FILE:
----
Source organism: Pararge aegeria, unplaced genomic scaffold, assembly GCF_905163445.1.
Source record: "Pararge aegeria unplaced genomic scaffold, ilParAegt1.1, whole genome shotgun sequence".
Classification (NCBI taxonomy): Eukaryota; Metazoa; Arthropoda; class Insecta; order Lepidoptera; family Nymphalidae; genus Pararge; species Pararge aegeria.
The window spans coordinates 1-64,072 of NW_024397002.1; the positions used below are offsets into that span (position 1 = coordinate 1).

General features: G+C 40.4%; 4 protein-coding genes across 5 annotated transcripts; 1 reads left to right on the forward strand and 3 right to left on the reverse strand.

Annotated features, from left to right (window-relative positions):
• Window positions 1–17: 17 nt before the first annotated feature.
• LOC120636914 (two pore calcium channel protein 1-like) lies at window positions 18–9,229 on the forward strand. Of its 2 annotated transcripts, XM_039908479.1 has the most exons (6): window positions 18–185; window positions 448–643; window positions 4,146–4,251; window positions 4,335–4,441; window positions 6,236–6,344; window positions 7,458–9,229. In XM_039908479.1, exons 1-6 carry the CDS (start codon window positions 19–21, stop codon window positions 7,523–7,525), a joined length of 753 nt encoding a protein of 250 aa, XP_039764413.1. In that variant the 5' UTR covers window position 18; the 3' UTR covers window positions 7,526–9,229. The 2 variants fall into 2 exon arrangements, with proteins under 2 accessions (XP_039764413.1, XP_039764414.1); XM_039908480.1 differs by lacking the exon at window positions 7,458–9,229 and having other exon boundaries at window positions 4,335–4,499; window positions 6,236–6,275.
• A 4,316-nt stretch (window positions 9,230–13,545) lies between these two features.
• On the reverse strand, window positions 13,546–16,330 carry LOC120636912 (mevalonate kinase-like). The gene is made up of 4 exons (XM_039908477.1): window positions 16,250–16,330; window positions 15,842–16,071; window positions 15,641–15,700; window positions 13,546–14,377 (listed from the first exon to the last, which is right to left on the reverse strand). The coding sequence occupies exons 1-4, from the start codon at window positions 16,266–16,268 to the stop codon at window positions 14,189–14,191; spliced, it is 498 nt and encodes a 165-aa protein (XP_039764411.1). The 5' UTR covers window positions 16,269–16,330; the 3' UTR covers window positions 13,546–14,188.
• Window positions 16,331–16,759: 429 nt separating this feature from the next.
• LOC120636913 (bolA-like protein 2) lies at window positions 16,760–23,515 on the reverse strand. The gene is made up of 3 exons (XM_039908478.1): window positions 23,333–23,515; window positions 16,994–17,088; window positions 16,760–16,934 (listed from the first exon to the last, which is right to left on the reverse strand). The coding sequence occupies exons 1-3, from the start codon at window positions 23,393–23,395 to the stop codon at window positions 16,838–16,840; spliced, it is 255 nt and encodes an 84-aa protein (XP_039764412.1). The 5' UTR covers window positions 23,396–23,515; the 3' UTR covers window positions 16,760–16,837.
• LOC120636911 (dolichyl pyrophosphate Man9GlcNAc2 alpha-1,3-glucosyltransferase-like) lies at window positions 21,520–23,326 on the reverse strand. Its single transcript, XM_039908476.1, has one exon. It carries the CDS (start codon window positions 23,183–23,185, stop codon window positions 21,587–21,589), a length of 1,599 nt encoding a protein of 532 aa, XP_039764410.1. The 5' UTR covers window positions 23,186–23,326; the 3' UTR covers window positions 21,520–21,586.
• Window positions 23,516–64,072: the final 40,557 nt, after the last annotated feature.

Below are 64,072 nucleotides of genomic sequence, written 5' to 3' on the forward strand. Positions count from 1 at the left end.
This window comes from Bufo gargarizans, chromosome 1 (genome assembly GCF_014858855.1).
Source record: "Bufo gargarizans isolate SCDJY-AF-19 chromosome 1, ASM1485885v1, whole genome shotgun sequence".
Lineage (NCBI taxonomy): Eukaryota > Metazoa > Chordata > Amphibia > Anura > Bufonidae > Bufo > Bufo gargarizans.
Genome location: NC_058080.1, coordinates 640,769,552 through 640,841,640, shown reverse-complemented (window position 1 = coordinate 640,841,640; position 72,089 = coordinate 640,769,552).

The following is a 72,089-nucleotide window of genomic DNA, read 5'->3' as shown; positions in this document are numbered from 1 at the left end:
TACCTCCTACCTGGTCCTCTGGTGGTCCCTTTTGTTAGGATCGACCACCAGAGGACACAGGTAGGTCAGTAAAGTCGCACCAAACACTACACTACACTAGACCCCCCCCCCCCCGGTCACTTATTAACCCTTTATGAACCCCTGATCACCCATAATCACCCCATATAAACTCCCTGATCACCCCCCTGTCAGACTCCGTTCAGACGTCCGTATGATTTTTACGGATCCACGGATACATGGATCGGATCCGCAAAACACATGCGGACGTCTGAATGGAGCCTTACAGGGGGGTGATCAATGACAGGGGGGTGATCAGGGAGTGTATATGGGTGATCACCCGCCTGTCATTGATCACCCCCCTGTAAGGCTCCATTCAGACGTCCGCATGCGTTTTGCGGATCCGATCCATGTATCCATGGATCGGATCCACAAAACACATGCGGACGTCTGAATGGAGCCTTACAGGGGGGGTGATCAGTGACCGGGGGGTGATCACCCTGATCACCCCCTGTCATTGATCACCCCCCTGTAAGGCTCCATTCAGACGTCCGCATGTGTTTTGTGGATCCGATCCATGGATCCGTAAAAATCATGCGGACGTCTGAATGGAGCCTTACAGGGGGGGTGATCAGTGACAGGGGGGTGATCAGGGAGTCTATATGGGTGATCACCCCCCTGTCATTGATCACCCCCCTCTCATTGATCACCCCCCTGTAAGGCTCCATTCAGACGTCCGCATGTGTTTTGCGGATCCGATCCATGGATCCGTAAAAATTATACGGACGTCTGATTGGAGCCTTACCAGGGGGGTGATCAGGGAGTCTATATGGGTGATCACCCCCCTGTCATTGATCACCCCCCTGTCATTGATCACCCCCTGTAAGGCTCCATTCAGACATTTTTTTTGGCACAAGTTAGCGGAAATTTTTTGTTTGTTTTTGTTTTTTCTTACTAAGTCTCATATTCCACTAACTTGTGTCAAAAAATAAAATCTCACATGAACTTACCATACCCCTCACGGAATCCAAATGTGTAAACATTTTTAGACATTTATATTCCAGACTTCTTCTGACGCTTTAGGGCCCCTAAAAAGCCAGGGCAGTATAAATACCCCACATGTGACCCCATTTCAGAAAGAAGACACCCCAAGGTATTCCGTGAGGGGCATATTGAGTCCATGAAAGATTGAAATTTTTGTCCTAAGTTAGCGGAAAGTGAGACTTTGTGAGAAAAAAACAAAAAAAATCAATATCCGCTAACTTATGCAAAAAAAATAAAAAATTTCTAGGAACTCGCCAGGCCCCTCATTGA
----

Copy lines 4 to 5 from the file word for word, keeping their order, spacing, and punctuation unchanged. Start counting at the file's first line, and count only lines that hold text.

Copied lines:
The window spans coordinates 1-64,072 of NW_024397002.1; the positions used below are offsets into that span (position 1 = coordinate 1).

General features: G+C 40.4%; 4 protein-coding genes across 5 annotated transcripts; 1 reads left to right on the forward strand and 3 right to left on the reverse strand.